Position and Balance of Parts

How may I overcome slight disadvantages of certain weak parts?

By H. A. MILLER, Music Instructor, Southern Junior College

Question is likely to be in the minds of many choir directors regarding the positions the different parts may take, and the number of voices necessary for each. Also, someone may ask, How may I overcome slight disadvantages of certain weak parts?

it is not essential that the singers squarely Face the congregation, but it is essential that the music in their hands be in direct line be­tween their eyes and those of the conductor. It will be found helpful to have the choir seated in slightly curved rows, each individ­ual facing the director's stand. This has a double benefit: It makes it possible for the director to hear the tone more as a unit; and it gives the singers the opportunity of hearing each section as it blends with the others. This arrangement is of great assistance in securing better group singing. Teach the choir mem­bers to listen to all four parts ; it will help them to submerge their individuality in the unified body of choir tone.

The high voices are usually found at the conductor's left, with the low voices at his right. There is good reason for this arrange­ment, if a piano is used for the accompani­ment—which is the case in many places. The top of a grand piano opens from the right side; therefore the instrument should be on the left of the rostrum. This permits its mouth to open toward both, the choir and the congrega­tion. Have it turned slightly so that the ac­companist can easily see both the director and the music without turning his head. The piano should be as close to the singers as pos­sible. Every additional inch away from the choir increases the hazards of "off key" sing­ing—unless you have an unusual group. The sopranos, especially, need the instrumental sup­port, because there is more part movement and a greater display of intervals in that voice, which is the key voice to the pitch problem. In the kind of music sung by most of our choirs, there is less motion in the "inner" voice parts than the "outer" ones.

Each voice section should have some front­age—one or two singers on the front row. It makes the group more compact, and each row thus becomes a small choir in itself. Some­times the sopranos take the front left position, the altos the front right, and the tenors and basses the left and right back, This "bottles" up the male voices, and does not produce the best results. There should be at least one male voice on each end of the, front row. If the male voices seem strong, they may be spread wider toward the back row. Tenor and bass should have an equal representation in row one; soprano should take the preference, with alto next. The whole arrangement, of course, is primarily to produce balanced tone power. There are four wheels to the harmonic vehicle, which should not sag through overloading at any corner.

Consideration should be given to appearance as well as to tone. Careful placement of the individuals in each section according to height will do much to present a pleasing appearance. There should be no conflict between visual and aural impressions, for when these two agree there is a more definite message con­veyed to the auditors.

Taking thirty as a suggestive number of choir members, have two tenors at the extreme left on row one, four sopranos at their side, three altos next, with two basses at the ex­treme right. Row two would be lined with two tenors, three sopranos, two altos, three basses. This plan calls for nine chairs in a short third row at the back, ten in row two, and eleven in row one. The order may be reversed if desired, with other adjustments, of course, to keep the parts well placed. Have those in the back rows looking between the heads of those directly in front of them.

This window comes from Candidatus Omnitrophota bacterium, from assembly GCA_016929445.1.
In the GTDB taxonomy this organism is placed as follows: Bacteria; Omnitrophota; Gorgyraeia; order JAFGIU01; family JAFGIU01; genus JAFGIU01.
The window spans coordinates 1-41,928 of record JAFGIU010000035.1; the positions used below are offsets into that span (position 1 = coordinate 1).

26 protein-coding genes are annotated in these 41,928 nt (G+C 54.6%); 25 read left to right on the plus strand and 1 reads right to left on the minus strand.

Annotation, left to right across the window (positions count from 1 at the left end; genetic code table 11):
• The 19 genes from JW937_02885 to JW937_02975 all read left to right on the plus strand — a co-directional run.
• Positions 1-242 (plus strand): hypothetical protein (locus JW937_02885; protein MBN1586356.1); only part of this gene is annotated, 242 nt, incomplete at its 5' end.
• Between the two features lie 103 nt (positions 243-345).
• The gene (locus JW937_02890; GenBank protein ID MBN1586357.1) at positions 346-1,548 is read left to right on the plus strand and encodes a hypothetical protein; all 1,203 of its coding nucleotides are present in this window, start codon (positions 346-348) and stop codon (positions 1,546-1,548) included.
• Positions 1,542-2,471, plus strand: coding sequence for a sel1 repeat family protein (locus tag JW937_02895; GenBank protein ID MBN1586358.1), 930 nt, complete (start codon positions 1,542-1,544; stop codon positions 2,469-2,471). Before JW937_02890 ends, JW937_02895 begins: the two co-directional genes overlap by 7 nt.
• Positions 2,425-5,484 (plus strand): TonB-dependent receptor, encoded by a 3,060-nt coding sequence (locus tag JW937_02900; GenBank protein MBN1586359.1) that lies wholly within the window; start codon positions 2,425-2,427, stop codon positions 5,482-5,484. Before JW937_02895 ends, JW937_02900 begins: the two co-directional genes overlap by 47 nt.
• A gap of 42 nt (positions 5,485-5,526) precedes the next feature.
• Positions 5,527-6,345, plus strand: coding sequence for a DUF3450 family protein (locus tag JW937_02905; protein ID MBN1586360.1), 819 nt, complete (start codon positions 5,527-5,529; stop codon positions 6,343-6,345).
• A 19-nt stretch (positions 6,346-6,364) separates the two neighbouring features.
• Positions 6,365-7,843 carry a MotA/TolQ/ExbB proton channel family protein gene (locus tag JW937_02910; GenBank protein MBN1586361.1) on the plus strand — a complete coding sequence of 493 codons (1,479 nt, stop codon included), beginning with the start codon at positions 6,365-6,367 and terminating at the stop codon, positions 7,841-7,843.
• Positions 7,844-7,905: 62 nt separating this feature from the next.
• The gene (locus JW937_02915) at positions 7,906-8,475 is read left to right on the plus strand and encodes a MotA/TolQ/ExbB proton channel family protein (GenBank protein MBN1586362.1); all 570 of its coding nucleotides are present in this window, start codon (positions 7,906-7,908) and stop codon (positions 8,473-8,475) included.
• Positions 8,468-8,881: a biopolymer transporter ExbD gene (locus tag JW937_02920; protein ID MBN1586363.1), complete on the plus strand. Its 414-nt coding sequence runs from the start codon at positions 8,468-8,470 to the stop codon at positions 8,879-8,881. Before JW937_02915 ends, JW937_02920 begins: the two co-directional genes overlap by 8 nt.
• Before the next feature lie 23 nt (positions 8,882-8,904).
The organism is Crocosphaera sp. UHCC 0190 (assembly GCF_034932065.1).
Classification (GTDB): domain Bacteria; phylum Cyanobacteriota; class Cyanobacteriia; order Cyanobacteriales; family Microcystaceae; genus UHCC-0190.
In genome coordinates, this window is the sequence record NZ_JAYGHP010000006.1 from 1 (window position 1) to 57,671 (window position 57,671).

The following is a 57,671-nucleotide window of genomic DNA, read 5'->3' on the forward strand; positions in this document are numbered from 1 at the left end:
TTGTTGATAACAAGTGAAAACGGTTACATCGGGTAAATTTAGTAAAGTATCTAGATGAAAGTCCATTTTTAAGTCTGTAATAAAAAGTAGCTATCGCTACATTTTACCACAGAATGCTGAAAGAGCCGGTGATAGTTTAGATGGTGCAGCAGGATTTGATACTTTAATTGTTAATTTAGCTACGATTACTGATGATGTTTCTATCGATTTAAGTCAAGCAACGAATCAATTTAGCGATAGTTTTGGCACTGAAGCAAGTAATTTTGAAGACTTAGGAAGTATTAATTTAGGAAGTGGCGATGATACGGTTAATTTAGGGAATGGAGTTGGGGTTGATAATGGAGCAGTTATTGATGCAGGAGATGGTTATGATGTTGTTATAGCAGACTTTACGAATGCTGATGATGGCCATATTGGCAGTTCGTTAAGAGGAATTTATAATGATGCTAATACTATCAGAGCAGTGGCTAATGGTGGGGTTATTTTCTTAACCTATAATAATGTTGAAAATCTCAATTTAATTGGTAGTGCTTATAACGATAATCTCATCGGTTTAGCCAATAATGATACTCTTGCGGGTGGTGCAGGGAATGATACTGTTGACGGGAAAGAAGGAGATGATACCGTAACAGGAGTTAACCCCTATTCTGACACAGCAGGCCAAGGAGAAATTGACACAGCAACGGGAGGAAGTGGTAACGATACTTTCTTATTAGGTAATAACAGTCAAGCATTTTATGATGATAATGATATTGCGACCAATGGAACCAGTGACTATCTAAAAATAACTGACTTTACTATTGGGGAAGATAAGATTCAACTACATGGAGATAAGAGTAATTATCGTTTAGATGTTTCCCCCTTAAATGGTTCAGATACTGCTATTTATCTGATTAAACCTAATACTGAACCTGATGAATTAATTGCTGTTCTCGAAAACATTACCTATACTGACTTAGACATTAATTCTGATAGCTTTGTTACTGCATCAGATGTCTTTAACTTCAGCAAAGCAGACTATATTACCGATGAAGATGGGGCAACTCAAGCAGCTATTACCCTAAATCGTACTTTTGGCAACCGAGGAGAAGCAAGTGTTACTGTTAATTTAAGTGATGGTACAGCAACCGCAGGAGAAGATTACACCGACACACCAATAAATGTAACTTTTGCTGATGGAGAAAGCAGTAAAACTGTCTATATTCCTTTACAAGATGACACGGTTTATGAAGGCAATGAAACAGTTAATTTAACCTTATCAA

Center Around the Simple Plan

Here is a plan which will greatly assist in deciding the approximate number of voices for each part. The first letter of each voice makes the word TABS. Place the figures 4567 or 5678, or 6789 (according to the num­ber in the choir) beneath the letters of the above word, and you have a working basis for the numerical balance of the voices.

There are no rules that will fit every case. One must know what he wishes to secure, then work toward that end. His endeavors, however, will be found to center around some simple plan. If, for example, there are only three tenors, when you should have six, place two on the first row with the stronger third voice behind them. Let the sopranos fill their allotted space in front, supplying additional ones to fill up the unoccupied space of the tenors. This arrangement will give the tenor part the advantage it needs, and will do much to overcome the weakness of tenor shortage. It assists weaker voices—weak from timidity or from lack of vocal powerto place a lead­ing voice behind them. The stronger voice will reach the ears of those in front, and inspire them to greater endeavor. In spite of the general preference for no leading voice in each part, the fact remains that choirs with unsea­soned material do better work with such as­sistance. A leading voice does not necessarily mean one which stands out and above the others. It means one that is true to pitch, firm in tone, accurate in reading, and sensitive to the director's suggestions.

If a conductor studies the placement of parts, and experiments a little, he will soon detect the importance of part position, and be able to make some decisions of his own that will greatly aid him in reaching greater heights in church-music standards. There are many ef­fective ways of placing the parts. Those sug­gested here are but a few of the possibilities.


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By H. A. MILLER, Music Instructor, Southern Junior College

January 1938

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